Select Page

Navigating the 2024 Canadian Budget & Changes to Capital Gains 

How will this impact professional corporations?

Navigating the 2024 Canadian Budget: Capital Gains Changes Impacting Professional Corporations



The 2024 Canadian Budget proposed significant changes to capital gains taxation, particularly affecting professional corporations. As professionals operating under corporate structures, it’s crucial to grasp the implications of these amendments and strategize accordingly. The changes break tax integration for Canadian Controlled Private Corporation (CCPC) which is highly problematic for owners of these corporations. The effective tax rate will rise by 1/3. 

In this article, we dive into into the proposed changes and offer practical advice to navigate the shifting tax treatment of professional corporations.

Understanding the Changes

One of the primary modifications introduced in the 2024 Budget impacts taxation of capital gains within professional corporations. Previously, professional corporations enjoyed certain advantages concerning the taxation of capital gains, but the new budget proposes changes that are suggested to “ensure fairness” in the tax system.

Under the new provisions, a higher tax rate is imposed on capital gains realized by professional corporations with an inclusion rate of 66.7%. Unlike for individuals, this revised capital gains inclusion will impact every single dollar of realized capital gains.  Individuals will only see the increased capitals gains rate if they exceed $250,000 of realized gains in a given tax year.  

Implications for Professional Corporations

 For professional corporations, this change will require a reassessment of existing investment strategies and financial/tax planning. The increased tax burden on capital gains could have significant implications for the overall profitability and tax efficiency of these entities.

As the legislation is confirmed and passed a law, professionals will need to collaborate closely with financial advisors and tax experts to optimize their corporate structures and mitigate tax liabilities effectively.

In light of the revised capital gains taxation, professional corporations can adopt several proactive measures to navigate the changes adeptly:

Review Investment Portfolio: Evaluate the composition of your corporation’s investment portfolio to identify assets susceptible to capital gains taxation. Consider diversification strategies and asset allocation techniques to minimize tax exposure while preserving investment growth.

Optimize Compensation Structure: Assess the balance between salary and dividends within your professional corporation to optimize tax efficiency. Adjusting compensation structures can help mitigate the impact of higher capital gains taxes on overall tax liabilities.

Consider Realizing Capitals Gains Before June 25, 2024: If you will have need of the funds in the short term, considering triggering capital gains prior to June 25 to avoid the excess tax. However, if you were otherwise going to flow the funds personally, it still may be worth deferral triggering capital gains. The Loonie Doctor offers a nice capital gains calculator to help you figure out the best courses of action.


1 tax strategy that hasn’t been touched by the new budget is a corporately managed health benefit plan…such as the CarbonFibre Health Benefit Plan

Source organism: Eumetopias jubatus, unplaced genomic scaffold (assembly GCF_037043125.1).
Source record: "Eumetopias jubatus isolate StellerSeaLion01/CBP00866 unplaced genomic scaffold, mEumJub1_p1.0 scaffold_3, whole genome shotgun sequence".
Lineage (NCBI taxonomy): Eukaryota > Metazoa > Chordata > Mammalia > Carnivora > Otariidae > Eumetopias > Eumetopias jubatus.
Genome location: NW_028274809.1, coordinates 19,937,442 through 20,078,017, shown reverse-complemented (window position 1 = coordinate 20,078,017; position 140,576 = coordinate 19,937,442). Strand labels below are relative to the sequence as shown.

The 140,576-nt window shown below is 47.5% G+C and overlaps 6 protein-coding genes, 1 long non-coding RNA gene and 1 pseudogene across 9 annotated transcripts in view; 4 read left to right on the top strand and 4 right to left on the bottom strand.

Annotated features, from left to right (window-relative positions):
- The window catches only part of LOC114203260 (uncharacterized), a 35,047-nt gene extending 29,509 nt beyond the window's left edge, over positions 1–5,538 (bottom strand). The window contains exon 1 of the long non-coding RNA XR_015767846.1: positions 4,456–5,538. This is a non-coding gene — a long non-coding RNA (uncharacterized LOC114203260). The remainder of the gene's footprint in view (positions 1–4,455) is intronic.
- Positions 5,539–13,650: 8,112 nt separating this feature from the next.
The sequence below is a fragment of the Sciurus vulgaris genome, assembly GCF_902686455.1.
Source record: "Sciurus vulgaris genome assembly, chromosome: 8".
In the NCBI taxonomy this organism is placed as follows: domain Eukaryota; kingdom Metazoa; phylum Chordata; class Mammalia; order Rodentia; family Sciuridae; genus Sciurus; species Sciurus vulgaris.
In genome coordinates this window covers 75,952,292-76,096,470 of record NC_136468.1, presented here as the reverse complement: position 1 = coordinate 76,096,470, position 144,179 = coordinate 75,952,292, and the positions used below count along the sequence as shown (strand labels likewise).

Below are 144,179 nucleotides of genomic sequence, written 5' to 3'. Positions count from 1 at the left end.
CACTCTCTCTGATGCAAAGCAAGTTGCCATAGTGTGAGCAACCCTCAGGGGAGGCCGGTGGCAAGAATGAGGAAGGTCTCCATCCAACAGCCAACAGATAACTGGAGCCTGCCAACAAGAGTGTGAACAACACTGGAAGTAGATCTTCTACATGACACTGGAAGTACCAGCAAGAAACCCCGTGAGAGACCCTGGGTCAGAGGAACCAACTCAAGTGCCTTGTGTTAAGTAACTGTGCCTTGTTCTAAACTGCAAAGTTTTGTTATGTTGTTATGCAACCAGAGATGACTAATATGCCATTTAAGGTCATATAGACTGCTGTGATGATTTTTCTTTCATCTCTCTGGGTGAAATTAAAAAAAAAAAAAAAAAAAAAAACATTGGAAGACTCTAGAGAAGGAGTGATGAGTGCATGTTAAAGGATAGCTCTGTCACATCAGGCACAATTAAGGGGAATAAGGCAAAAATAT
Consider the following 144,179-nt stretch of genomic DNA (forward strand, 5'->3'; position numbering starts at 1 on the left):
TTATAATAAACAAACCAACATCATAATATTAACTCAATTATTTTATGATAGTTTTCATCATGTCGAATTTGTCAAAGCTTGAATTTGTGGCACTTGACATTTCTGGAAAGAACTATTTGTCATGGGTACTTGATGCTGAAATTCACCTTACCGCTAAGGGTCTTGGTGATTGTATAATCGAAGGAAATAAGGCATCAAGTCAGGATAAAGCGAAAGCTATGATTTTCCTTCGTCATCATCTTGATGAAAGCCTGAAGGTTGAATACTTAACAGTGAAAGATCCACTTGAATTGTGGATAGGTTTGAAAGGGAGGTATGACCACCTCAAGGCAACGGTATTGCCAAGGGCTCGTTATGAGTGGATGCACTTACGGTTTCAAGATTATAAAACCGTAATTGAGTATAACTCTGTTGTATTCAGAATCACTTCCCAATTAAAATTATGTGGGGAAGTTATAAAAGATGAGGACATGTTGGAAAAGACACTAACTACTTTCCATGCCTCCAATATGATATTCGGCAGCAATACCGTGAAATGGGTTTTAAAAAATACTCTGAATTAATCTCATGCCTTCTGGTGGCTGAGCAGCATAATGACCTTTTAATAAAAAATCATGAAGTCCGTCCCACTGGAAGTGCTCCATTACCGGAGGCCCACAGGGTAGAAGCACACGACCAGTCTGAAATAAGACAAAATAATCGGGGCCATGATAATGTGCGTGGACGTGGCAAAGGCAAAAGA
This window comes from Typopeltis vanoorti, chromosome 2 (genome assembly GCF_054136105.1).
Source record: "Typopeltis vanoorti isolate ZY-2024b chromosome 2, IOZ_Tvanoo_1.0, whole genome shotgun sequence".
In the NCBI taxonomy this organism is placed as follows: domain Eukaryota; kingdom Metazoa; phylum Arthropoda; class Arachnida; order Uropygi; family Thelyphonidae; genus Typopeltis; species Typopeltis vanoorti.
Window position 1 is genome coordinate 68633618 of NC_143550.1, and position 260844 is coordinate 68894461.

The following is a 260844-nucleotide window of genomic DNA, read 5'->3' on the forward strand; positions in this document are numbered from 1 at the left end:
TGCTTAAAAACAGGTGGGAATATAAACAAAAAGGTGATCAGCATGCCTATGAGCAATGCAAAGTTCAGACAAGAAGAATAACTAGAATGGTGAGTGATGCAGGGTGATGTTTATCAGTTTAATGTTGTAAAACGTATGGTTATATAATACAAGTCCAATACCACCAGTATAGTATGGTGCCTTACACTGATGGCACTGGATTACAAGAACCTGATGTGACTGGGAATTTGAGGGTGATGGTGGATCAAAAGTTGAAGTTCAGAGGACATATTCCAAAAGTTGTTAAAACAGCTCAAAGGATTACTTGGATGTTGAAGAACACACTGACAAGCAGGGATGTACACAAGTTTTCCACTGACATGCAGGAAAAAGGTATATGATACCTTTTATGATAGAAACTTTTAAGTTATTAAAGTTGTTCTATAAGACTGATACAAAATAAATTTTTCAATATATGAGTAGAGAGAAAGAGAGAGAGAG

Save Capital Losses: If you haven’t yet filed last year’s corporate tax return and were going to claim capital losses (and plan to claim capital gains soon after June 25, 2024), you may want to save those capital losses to carry forward to the future when they will offset more capital gains tax.

Save Capital Losses: Don’t miss out on existing tax advantages of professional corporations such as enhanced investment growth due to tax deferral, income splitting (where feasible), claiming reasonable business expenses, using a private health services plan to convert personal health expenses into corporae deductions, among others.  

Consider Building a Business That Qualifies the Entrepreneurs’ Incentive: For younger professionals using a corporation to grow their retirement funds, consider creating a second business that could be sold in the future, perhaps one that is adjacent to your area of expertise. For example, doctors might create a health business that has the capacity to be sold down the road). It is critical to be aware of those businesses that don’t qualify for the Entrepreneur’s Incentive such as professional corporations, financial, insurance, food and accommodation, arts, recreation, entertainment and personal care services firms. However, a business that qualifies will benefit from reduce capital gains on sale of the business – they will have access to the lifetime capital gains exemption of $1.25 million plus a 1/3 capital gains inclusion on (eventually) $2 million in additional capital gains. Once the Canadian Entrepreneurs’ Incentive is fully implemented, entrepreneurs will see at least $3.25 million in total and partial lifetime capital gains exemptions.


The capital gains changes introduced in the 2024 Canadian Budget herald a paradigm shift for professional corporations, necessitating a proactive approach to taxation and financial planning. By understanding the implications of these amendments and implementing strategic measures, professionals can navigate the evolving tax landscape effectively while optimizing their corporate structures for long-term success. 

Contact Us